David McCullough’s Speech angered some, but touched on something the entitled youth in our country struggle with daily. Being number one, the best, the most special. As informed parents, we’ve worked so hard to develop their self esteem from the time they’re born. We read books and listen to all the advice out there on how to raise the most secure, stable, and brilliant children possible. We’ve been there with the camera to snap a photo every time adorableness occurs. Mostly we’ve just told them how great they are and how much we love them. But if they’re so great, why don’t they feel the satisfaction of all life has to offer?
In the world where everyone gets a trophy just for showing up, it’s a tough thing. At some point, say around third grade, school gets hard. The grades don’t have smiley faces anymore. The teachers don’t use that kind and happy tone all the time like they used to.
We’ve omitted a few important things in the process of pumping up our offspring. Everyone can’t feel good about everything all the time. Life is full of failure and the consequences of obvious bad decisions and things we can’t control. We must teach kids how to deal. Deal with the bad things that happen to good people every day. Starting with not always being first. There are lots of people in this world. Lots. Rarely will they finish first more than once in awhile, no matter the situation. Coping with less than winning is essential to happiness.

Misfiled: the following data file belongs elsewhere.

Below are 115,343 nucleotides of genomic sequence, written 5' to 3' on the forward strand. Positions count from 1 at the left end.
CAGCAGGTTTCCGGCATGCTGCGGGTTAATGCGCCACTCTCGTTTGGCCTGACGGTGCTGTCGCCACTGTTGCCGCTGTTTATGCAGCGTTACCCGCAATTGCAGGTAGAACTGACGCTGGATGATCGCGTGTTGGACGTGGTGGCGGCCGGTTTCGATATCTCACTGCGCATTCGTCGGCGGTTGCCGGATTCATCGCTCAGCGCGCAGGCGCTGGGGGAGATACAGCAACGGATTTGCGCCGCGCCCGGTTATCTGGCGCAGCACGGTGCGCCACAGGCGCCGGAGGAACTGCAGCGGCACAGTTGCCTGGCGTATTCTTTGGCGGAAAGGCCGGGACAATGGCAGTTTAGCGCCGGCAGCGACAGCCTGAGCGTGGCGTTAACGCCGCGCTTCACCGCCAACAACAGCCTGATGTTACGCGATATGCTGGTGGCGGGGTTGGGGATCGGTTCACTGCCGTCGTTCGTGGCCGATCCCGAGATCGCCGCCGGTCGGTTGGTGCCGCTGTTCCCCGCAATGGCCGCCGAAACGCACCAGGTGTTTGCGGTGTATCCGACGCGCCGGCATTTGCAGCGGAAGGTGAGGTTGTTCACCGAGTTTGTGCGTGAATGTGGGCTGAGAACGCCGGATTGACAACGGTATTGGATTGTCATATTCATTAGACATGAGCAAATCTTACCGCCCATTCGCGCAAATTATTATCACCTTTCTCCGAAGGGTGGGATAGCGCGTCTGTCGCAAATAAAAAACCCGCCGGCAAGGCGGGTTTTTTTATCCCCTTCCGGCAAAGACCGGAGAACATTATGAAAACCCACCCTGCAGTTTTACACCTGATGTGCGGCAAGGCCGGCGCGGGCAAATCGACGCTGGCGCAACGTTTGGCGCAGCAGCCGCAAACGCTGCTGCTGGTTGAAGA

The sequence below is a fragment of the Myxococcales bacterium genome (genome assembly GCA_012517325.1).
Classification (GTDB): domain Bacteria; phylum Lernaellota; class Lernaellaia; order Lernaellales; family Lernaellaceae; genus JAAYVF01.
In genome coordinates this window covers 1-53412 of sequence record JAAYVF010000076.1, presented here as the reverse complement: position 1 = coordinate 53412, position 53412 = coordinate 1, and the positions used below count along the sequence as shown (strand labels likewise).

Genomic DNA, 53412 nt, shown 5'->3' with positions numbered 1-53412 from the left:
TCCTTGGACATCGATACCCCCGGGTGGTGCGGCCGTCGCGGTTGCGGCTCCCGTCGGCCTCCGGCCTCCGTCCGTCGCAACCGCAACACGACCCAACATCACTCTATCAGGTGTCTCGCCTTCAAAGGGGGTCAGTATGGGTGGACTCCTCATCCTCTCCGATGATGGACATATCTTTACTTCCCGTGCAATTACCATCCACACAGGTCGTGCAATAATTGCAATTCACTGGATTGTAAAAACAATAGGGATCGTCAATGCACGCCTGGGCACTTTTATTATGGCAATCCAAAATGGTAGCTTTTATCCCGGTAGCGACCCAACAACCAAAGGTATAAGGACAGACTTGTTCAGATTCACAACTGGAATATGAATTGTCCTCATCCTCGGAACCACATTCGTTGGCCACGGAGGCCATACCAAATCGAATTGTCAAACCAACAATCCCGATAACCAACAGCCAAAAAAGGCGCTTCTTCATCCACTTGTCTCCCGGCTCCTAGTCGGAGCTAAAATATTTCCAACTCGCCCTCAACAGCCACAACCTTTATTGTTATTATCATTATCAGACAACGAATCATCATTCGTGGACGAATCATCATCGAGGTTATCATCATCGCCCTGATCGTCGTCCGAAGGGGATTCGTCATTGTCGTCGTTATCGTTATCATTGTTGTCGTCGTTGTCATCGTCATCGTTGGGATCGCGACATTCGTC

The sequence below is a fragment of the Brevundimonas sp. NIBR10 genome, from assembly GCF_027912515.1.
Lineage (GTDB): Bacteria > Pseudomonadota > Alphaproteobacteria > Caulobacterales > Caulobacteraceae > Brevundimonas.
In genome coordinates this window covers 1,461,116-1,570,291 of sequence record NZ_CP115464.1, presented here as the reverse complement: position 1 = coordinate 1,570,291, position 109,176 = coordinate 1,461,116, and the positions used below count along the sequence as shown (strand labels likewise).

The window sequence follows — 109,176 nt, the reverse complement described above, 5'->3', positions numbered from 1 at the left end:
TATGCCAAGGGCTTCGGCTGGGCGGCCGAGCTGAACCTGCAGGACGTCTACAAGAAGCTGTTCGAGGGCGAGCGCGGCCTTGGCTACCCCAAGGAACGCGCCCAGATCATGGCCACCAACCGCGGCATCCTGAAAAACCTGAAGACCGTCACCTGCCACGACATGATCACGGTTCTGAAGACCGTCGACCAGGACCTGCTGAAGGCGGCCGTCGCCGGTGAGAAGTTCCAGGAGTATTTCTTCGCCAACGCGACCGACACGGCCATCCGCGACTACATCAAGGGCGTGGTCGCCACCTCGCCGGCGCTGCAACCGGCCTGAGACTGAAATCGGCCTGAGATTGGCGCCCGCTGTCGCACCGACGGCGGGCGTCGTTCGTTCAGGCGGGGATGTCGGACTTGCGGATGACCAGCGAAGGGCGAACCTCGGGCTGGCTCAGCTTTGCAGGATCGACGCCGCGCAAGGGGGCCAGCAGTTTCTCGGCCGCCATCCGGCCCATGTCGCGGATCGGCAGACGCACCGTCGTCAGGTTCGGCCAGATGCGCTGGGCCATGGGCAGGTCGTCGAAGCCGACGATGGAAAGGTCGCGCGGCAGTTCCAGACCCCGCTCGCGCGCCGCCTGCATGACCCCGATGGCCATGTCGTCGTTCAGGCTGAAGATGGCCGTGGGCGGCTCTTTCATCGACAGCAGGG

People get sick, accidents occur, people die. Those are the really bad ones. The small disappointments happen every day. Learning to cope with frustration without mom and dad around or someone to rush in and fix things needs to be taught early. As parents, we have to prepare them for the very idea that while we love them and believe they are our great gifts, there are several billions of others just as special to their parents as well. Or as the intuitive Rolling Stones put it, “You Can’t Always Get What You Want.”
Respect for the specialness of brethren is essential for a balanced sense of where one belongs in this world. The me, me, me is understandable as a toddler, but in this day and age, the idea that our young adults carry this egocentric ideology beyond childhood is rather sad. What’s even worse is when they do learn how small each one of us in relation to the big world, it’s likely a nasty smackdown, sometimes causing real emotional issues.
We are all special. But no one deserves applause for being. So, as we parent, it’s a kindness to our children to feed self esteem as we feed an appreciation for the specialness of those around us.
That’s my soapbox sermon for today. I hope my kids read it.
Have a great week!